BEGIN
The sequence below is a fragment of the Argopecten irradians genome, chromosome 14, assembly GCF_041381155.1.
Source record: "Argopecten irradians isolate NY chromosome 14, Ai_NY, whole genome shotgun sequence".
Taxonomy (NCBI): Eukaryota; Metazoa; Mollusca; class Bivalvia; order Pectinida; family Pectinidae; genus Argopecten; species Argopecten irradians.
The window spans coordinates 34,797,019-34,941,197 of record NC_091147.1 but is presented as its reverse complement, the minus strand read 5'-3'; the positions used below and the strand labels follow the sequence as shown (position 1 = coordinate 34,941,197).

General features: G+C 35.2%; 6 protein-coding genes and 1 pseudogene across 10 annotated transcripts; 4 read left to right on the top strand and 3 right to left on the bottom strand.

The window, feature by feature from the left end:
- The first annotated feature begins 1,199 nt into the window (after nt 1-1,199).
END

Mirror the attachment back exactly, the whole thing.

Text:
The sequence below is a fragment of the Argopecten irradians genome, chromosome 14, assembly GCF_041381155.1.
Source record: "Argopecten irradians isolate NY chromosome 14, Ai_NY, whole genome shotgun sequence".
Taxonomy (NCBI): Eukaryota; Metazoa; Mollusca; class Bivalvia; order Pectinida; family Pectinidae; genus Argopecten; species Argopecten irradians.
The window spans coordinates 34,797,019-34,941,197 of record NC_091147.1 but is presented as its reverse complement, the minus strand read 5'-3'; the positions used below and the strand labels follow the sequence as shown (position 1 = coordinate 34,941,197).

General features: G+C 35.2%; 6 protein-coding genes and 1 pseudogene across 10 annotated transcripts; 4 read left to right on the top strand and 3 right to left on the bottom strand.

The window, feature by feature from the left end:
- The first annotated feature begins 1,199 nt into the window (after nt 1-1,199).